Inter-Korean tensions still fertile territory for films: Despite improved relations, the conflict remains a popular plotline
With the political relationship between South and North Korea undergoing major changes following the historic summits between President Moon Jae-in and North Korean leader Kim Jong-un in April and May, films with North Korean plot elements are receiving more attention than ever. While some filmmakers have mixed feelings about how the rapidly changing politics of the region may affect the performance of their movies, others are expecting to see a positive boost at the box office.
Films that tell stories about the tense relationship between the two countries have spanned genres ranging from heartwarming comedy (“Joint Security Area”), to action-packed blockbuster (“The Berlin File”), to merciless crime thriller (“V.I.P.”) and sports drama (“Korea”). Though not all of them succeeded in the box office, these movies usually catch the interest of those who are curious about the mysteries involving North Korea. The fact that these films frequently have large budgets and are able to cast high-profile actors prove their box office viability.
This year, at least four movies based on the tensions on the Korean Peninsula are set for release.
On July 25, “Inrang” (working title) is an adaptation of the Japanese animated movie, “The Wolf Brigade” (1999). Starring Kang Dong-won, Han Hyo-joo and Jung Woo-sung, the Korean adaptation is set in 2029, a period after the two Koreas have declared preparation for unification. But problems arise as an anti-reunification terrorist group emerges, and South Korean police launch a special unit to stop them.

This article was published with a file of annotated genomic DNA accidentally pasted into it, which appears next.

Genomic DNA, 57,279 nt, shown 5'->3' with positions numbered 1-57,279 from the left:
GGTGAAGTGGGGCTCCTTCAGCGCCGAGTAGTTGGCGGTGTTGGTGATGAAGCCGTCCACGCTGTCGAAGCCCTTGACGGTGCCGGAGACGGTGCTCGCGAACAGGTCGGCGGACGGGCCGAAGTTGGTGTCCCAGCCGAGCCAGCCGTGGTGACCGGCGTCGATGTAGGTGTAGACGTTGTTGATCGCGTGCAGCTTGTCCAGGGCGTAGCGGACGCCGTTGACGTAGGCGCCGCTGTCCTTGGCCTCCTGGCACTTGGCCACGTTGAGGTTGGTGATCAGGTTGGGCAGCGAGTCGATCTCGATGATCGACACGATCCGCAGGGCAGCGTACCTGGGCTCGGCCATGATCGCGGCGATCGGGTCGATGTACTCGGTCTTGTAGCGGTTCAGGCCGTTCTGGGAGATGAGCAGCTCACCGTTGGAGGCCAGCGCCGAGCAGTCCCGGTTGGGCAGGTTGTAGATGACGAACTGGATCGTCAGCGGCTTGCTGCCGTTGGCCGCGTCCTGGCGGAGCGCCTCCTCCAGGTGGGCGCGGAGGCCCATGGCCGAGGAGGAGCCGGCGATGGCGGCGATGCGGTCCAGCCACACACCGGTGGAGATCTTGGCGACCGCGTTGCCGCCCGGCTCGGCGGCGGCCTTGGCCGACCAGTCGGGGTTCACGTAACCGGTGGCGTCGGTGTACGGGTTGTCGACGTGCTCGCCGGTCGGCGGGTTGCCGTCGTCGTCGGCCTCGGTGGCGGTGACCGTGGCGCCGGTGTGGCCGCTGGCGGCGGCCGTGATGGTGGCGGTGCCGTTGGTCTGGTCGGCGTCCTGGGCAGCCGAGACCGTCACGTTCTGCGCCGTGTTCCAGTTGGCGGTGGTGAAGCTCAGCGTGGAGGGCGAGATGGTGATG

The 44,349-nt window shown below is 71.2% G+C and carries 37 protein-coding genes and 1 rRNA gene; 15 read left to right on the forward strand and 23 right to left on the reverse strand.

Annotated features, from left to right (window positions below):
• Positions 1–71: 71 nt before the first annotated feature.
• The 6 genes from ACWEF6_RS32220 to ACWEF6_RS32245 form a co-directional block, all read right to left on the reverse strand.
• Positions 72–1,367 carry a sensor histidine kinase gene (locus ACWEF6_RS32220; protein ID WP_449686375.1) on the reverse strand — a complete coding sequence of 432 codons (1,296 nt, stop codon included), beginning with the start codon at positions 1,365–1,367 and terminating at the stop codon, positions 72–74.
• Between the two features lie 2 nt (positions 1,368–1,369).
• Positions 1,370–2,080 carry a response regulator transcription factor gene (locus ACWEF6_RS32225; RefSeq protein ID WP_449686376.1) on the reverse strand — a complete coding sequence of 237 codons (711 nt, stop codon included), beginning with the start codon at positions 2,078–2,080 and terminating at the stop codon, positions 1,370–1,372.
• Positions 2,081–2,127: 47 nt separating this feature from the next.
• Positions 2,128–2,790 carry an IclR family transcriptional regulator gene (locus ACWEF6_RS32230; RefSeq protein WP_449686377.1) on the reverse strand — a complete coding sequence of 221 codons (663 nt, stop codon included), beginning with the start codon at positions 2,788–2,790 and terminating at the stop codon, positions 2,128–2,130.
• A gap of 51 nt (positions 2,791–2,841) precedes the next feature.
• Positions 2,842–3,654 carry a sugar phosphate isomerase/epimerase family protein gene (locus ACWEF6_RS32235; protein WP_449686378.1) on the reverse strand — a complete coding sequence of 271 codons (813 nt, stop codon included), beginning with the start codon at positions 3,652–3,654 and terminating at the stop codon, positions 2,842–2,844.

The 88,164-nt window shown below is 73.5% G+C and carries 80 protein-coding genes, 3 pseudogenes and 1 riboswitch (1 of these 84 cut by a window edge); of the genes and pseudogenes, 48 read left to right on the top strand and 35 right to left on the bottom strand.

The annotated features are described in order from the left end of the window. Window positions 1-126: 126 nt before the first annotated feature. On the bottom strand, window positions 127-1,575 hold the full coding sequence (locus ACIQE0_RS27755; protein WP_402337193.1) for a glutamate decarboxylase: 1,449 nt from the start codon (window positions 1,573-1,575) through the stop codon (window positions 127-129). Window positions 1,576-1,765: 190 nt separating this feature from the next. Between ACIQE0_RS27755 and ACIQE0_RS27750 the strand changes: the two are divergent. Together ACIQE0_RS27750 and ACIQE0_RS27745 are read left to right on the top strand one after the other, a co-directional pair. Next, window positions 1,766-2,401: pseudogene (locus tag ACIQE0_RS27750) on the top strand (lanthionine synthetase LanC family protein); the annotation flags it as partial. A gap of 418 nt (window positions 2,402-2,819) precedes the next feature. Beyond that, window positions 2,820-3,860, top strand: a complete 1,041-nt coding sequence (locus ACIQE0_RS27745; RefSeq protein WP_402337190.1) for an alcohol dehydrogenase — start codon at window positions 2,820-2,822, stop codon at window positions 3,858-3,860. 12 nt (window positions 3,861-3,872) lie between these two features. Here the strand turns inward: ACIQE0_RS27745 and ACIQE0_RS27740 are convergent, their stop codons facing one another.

“While writing the script, unification seemed something [unbelievable] to the point of being something like sci-fi,” said director Kim Jee-woon during a press event on Monday. “I didn’t expect [the relationship between South Korea and North Korea] would progress so fast.”
“The movie is about the uncertainties happening on Korean peninsula,” said Jung, but he assured audiences not to worry about the chance of the plot turning into a reality.
Set in the mid-1990s, the movie follows a South Korean spy who infiltrates the North to get intelligence on the country’s nuclear weapons plans. The film stars Hwang Jung-min, Lee Sung-min and Cho Jin-woong.
“Though the movie is set in a period [when tensions are high], the film in general stresses the relationship [between South and North Korean agents],” said a representative from distributor CJ Entertainment. “So we expect the progressing relationship of South and North Korea to be in line with the direction our film is heading for.”
Another CJ feature, “PMC,” scheduled for release this winter, centers on a private military company that needs to rescue someone held in an underground bunker during times of highly charged tensions between South and North Korea. Actors Ha Jung-woo and Lee Sun-kyun will appear in the movie.
Another film taking place during times of a tense relationship between the South and the North is “Swing Kids.” The movie is a light drama about a North Korean soldier captured in the South who overcomes ideological conflicts through tap dancing and it is set in 1951, during the Korean War (1950-53).
“The movies based on the relationship between South and North Korea that are set for release this year were made before the drastic progress in the relationship between South and North Korea,” said culture critic Ha Jae-geun. “These movies are indeed quite unrealistic, which is likely to make it challenging for audiences to accept the stories. Even if audiences embrace the movies, it is crucial that they separate the films from reality to not harm the progressing relationship between South and North Korea.”
BY JIN MIN-JI [email@example.com]